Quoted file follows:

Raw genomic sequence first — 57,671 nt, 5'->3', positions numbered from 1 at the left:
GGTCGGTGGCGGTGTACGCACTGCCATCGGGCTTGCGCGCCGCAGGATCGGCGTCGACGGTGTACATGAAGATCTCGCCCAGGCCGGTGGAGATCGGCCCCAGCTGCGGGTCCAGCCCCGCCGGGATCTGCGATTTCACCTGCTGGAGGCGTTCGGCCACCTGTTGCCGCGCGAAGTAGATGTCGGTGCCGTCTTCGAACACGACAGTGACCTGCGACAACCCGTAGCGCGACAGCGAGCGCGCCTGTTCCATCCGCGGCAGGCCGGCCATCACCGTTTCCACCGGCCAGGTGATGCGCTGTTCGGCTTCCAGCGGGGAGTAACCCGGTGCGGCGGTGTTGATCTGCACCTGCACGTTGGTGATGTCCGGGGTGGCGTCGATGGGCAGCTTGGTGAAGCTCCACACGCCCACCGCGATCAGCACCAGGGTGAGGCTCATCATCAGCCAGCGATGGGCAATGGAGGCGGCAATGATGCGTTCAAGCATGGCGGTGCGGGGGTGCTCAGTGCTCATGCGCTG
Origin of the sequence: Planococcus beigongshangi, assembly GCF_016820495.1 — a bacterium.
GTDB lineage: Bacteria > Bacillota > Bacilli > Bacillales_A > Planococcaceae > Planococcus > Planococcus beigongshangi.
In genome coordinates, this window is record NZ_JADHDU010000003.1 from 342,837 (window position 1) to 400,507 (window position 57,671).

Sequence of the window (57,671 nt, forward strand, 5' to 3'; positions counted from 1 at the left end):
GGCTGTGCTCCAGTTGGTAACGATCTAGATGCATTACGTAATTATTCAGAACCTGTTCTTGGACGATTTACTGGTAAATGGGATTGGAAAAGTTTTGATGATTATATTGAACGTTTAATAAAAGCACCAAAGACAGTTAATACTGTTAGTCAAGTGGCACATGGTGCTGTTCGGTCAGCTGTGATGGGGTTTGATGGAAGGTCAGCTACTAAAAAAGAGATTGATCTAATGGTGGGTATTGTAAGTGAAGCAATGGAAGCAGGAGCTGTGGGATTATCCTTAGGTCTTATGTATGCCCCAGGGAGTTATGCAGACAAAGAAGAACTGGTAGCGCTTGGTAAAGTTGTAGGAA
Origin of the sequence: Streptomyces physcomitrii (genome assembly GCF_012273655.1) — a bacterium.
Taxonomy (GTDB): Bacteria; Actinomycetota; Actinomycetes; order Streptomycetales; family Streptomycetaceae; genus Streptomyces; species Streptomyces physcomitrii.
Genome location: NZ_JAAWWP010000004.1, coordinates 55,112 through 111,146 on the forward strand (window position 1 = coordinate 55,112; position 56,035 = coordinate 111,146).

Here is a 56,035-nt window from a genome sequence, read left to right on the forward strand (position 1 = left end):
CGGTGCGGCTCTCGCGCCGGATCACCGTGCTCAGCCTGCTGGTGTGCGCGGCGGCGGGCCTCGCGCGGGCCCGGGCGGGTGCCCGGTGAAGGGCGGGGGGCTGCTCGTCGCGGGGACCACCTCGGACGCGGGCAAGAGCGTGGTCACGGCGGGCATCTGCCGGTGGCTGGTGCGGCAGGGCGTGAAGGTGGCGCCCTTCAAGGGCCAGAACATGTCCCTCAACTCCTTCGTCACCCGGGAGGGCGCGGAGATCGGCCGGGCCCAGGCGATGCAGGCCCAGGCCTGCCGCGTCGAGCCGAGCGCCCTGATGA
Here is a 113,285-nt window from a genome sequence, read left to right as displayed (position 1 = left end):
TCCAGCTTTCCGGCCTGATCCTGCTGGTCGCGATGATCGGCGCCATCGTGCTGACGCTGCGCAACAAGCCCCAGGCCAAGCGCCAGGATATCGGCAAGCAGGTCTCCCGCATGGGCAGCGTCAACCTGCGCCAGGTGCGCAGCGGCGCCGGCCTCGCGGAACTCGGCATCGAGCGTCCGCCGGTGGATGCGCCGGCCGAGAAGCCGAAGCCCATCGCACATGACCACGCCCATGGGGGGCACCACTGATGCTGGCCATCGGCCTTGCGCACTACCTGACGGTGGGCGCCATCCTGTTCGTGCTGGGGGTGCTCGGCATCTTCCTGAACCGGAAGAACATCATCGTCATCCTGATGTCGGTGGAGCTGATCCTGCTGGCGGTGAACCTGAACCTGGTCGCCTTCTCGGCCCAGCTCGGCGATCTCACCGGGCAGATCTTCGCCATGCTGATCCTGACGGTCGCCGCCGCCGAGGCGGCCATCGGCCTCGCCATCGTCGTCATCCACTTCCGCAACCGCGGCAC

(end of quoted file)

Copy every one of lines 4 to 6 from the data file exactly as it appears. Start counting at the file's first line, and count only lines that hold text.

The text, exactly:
GTDB lineage: Bacteria > Bacillota > Bacilli > Bacillales_A > Planococcaceae > Planococcus > Planococcus beigongshangi.
In genome coordinates, this window is record NZ_JADHDU010000003.1 from 342,837 (window position 1) to 400,507 (window position 57,671).

Sequence of the window (57,671 nt, forward strand, 5' to 3'; positions counted from 1 at the left end):